Florida has had more than one issue with faux interpreters. In 2017, during a press conference about an alleged serial killer, a fake sign language interpreter was used to translate the broadcast. The woman, Derlyn Roberts, apparently walked onto the scene and told officers she was there to provide services for the hard of hearing, according to ABC13. She was not hired for the press conference, but the cops didn't question her qualifications, and she was allowed on-screen.

Her translation was largely nonsensical, the Tampa Bay Times reported (via ABC13). Some deaf people even said that it looked like she was singing "Jingle Bells." A mother of one of the serial killer's victims is deaf, according to ABC Action News. She was not able to understand the press conference because of the bogus signer.

Roberts, who was later identified as having multiple prior convictions including a conviction for fraud (per the Miami Herald), wasn't arrested for her fake signing. Pretending to speak sign language isn't technically illegal, and Roberts never misidentified her qualifications, since Florida is a state that doesn't require sign language interpreters to have any particular certifications, per ABC13.

Gibberish at a South African government event

One big reason people fake their qualifications: It's easy to get away with it. At least, that's what one deaf activist in South Africa says. The country has had multiple fake-signer scams, including one bogus interpreter who, years after the high-profile Nelson Mandela con, went viral in a video that showed him making a nonsensical series of motions as he pretended to translate the words of police minister Bheki Cele (pictured) at a government event (via Newzroom Afrika). Instead of translating the minister's comments about Jerusalem, he instead repeatedly signed the letter "J," confusing deaf viewers who completely missed the content of the speech.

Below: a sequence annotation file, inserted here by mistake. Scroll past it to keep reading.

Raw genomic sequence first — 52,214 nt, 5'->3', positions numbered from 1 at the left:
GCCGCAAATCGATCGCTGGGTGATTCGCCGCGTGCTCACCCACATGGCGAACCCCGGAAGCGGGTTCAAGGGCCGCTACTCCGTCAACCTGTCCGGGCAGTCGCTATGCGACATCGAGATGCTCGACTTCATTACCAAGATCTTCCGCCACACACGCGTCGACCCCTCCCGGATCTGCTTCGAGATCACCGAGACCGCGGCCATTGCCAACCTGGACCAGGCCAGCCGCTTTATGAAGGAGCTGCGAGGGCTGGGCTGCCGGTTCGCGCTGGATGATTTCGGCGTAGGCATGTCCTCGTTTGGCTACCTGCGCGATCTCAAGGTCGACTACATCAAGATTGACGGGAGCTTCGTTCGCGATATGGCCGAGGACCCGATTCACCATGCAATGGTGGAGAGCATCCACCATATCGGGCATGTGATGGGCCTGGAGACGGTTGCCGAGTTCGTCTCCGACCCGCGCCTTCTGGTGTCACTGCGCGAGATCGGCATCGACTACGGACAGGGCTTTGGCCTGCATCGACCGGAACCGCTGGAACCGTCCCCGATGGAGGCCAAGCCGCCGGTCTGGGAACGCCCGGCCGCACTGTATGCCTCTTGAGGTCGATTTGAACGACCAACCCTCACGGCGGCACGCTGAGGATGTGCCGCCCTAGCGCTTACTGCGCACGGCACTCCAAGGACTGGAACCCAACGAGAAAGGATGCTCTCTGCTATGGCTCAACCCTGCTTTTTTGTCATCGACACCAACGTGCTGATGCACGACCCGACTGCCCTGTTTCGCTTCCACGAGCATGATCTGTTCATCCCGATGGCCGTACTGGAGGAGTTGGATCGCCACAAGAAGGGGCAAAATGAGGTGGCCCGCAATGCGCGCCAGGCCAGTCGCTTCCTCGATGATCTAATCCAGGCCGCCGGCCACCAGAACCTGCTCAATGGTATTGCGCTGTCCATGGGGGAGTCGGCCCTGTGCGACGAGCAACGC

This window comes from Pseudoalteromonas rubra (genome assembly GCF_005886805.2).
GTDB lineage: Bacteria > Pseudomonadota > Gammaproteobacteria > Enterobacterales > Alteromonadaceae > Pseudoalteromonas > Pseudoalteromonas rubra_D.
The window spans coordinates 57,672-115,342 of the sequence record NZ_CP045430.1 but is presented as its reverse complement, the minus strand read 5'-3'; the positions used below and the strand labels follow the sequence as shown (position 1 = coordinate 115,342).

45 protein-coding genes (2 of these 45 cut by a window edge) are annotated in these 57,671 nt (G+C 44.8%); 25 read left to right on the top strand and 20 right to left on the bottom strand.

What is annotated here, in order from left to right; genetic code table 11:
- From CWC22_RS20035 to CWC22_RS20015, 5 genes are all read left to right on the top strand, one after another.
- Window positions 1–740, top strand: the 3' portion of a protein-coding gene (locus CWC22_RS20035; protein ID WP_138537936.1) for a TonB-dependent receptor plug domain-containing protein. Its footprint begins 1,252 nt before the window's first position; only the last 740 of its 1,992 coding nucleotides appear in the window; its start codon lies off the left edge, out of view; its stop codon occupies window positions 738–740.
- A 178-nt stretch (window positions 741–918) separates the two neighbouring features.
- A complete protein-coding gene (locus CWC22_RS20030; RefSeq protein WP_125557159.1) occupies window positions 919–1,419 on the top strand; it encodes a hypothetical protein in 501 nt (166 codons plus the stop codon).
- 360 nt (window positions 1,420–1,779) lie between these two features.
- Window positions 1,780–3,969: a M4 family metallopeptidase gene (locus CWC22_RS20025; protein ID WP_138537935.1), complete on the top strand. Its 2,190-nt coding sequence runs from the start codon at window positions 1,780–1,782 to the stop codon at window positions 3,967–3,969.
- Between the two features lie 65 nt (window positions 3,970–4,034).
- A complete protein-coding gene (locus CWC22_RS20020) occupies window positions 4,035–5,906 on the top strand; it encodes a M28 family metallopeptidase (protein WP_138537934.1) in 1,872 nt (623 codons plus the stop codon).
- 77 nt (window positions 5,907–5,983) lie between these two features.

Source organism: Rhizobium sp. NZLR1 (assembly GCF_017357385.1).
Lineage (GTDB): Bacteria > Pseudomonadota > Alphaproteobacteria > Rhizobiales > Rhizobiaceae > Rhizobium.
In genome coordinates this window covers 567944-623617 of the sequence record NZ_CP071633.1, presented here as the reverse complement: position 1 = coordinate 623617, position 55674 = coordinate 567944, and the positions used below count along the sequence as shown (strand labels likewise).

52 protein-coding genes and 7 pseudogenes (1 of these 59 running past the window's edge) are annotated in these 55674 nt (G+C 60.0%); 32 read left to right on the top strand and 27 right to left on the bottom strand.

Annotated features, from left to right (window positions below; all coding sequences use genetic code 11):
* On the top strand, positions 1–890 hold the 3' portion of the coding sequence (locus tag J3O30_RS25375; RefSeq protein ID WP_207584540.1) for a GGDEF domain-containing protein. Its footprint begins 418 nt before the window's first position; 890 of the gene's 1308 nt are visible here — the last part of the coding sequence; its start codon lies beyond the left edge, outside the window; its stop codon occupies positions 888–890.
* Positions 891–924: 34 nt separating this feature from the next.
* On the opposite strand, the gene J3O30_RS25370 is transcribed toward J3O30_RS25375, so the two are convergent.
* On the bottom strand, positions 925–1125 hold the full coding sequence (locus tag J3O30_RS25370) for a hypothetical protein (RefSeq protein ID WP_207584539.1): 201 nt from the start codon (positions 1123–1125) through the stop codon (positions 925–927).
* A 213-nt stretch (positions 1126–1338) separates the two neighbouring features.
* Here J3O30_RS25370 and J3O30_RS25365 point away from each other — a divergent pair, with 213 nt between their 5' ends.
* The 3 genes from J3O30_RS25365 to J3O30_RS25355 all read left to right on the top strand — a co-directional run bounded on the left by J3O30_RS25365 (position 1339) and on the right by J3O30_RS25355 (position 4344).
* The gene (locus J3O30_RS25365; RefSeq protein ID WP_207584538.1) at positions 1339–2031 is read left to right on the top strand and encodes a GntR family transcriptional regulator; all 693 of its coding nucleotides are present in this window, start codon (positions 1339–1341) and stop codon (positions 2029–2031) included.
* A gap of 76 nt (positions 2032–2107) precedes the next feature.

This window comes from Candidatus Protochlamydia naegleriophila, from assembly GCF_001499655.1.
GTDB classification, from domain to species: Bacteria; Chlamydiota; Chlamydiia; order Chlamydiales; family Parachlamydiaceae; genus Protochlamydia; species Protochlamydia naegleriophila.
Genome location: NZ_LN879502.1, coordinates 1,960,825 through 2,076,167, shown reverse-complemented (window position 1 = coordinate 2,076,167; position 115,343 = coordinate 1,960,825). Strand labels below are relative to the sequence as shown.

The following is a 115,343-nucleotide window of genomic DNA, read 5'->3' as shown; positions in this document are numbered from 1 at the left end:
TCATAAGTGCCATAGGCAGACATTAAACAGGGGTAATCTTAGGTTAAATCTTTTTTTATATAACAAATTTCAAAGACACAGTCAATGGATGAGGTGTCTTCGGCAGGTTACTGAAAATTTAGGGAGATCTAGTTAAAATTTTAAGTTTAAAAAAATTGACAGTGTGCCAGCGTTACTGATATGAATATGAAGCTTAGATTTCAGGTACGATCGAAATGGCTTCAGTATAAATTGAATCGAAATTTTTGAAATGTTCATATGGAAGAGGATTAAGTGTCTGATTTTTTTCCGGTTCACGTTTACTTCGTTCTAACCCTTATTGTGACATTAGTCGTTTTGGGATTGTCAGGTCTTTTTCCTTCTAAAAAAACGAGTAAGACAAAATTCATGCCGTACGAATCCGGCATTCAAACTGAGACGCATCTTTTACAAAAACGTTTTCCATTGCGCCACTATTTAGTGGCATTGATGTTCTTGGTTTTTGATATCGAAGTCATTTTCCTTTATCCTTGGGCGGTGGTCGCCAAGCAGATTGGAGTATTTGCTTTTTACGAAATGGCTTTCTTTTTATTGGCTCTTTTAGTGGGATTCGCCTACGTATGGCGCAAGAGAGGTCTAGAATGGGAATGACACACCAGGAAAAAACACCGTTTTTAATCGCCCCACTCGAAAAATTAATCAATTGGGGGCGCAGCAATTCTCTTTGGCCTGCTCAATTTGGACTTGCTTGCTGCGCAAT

Ntombi Sikuza, an activist interviewed by Newzroom Afrika, said that the incident was proof that the South African government hadn't improved their hiring policies for interpreters since the issues at Nelson Mandela's memorial. She suggested that making South African Sign Language an official language of the country could help to validate its existence as a real language and prevent con artists from faking their status as translators.

An Irish comedian makes a bad joke at a Brexit conference

Sign language interpretation can also be used as a joke or parody — though deaf activist groups often object to this. In one instance, an Irish comedian decided to make fun of a local politician when he crashed an event to discuss Brexit, according to Irish Central. Ross Browne got up in the middle of a speech by Irish Taoiseach Enda Kenny (pictured) and started pretending to interpret what the politician was saying, but it became obvious to audiences that Browne was not a real interpreter when he started making a series of lewd gestures, including making makeshift signs for certain swears and even flipping the politician off. Browne was escorted from the room, but not until after he had already made quite the scene.

After the event, deaf activists and advocacy groups criticized the stunt, according to The Irish Times, saying that, while they understood the intended joke, the gag was an insult to genuine interpreters and deaf or hard of hearing individuals who use sign language. For his part, Browne said he never intended any offense, according to The Independent.